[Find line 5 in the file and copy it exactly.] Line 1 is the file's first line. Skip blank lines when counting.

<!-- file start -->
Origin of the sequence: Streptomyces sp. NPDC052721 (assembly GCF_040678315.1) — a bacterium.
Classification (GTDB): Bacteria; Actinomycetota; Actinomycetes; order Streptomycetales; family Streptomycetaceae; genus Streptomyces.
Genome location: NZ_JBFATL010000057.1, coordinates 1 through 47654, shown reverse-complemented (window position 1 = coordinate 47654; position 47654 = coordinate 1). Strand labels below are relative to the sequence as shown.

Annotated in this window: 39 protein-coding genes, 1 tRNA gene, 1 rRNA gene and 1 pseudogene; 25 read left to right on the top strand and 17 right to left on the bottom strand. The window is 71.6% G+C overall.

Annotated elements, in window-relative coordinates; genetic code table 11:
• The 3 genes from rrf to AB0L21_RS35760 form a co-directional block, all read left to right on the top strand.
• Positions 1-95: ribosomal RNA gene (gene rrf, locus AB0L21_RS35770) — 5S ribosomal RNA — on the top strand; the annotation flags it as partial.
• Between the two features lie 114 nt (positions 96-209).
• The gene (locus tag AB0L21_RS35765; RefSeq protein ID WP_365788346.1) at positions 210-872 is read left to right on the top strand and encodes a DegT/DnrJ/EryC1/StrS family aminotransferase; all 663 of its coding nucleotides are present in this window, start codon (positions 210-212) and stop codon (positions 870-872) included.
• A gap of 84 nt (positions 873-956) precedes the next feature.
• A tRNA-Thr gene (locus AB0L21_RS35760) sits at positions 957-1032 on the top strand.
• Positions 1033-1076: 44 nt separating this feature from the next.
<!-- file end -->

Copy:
Annotated elements, in window-relative coordinates; genetic code table 11: